The history of the Institute of Geodesy at the University of Stuttgart dates back to 1863 when the mathematician Prof. Dr. C. W. von Baur taught “Höhere Geodäsie” (Higher Geodesy) for the first time. In 1865, his assistant Dr. Hugo von Schoder was the first to be appointed professor of Geodesy at the Polytechnical School of Stuttgart.
In 1884, the 26 year old Ernst Hammer from Ludwigsburg was appointed professor of Geodesy. He achieved an international reputation due to his scientific work. Six years later, in 1890, the “Königlich Württembergisches Polytechnikum” (Royal Polytechnical School of Württemberg) was renamed into “Königlich Württembergische Technische Hochschule” (Royal Technical College of Württemberg). In 1897, Geodesy was established as an independent field of study. At the turn of the century, the privilege was assigned to bestow the academic titles “Dipl.-Ing.” and “Dr.-Ing.” (Ph. D.).
After 1949, Prof. Dr. Karl Ramsayer enlarged the institute considerably. In April 1957, a new observation tower was officially opened on the hillside of the Stuttgart valley. Since 1972, the Institutes of Geodesy and Geophysics of the Universities of Stuttgart and Karlsruhe operate the geoscientific Black Forest Observatory in Schiltach/Schwarzwald.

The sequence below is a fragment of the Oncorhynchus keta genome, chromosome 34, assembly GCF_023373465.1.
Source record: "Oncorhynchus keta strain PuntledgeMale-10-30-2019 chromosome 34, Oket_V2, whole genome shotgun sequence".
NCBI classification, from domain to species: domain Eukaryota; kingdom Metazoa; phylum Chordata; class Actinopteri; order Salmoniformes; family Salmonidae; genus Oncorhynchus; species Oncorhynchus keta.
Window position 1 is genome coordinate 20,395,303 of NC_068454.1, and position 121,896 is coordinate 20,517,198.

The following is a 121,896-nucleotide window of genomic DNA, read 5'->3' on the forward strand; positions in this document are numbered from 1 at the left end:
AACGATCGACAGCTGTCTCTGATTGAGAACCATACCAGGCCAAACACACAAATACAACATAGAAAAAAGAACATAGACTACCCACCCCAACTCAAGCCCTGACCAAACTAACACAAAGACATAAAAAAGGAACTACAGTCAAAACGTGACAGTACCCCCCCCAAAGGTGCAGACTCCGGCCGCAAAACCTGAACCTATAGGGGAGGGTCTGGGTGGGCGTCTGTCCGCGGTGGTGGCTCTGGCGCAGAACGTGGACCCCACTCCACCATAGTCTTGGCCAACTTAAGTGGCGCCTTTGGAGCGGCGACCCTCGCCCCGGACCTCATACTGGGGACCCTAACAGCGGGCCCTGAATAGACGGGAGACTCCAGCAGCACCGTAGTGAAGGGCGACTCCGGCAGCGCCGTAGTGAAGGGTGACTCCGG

In 1980, Prof. Dr.-Ing. Erik W. Grafarend became head of institute. Since 1991, Prof. Dr. sc. techn. Wolfgang Keller holds the chair of “Physical Geodesy and Satellite Geodesy”. From 2001 to 2012, Prof. Dr. rer. nat. Detlef Wolf joined the institute on leave at Geoforschungszentrum Potsdam (chair of “System Theory and Modelling”)
In 2005, Prof. Dr.-Ing. Nico Sneeuw was appointed head of institute in succession of Prof. Dr.-Ing. Erik W. Grafarend.
Today, the Institute of Geodesy is one of four institutes representing and operating the German bachelor and master courses “Geodesy & Geoinformatics” as well as the international master course “Geomatics Engineering (GEOENGINE)”.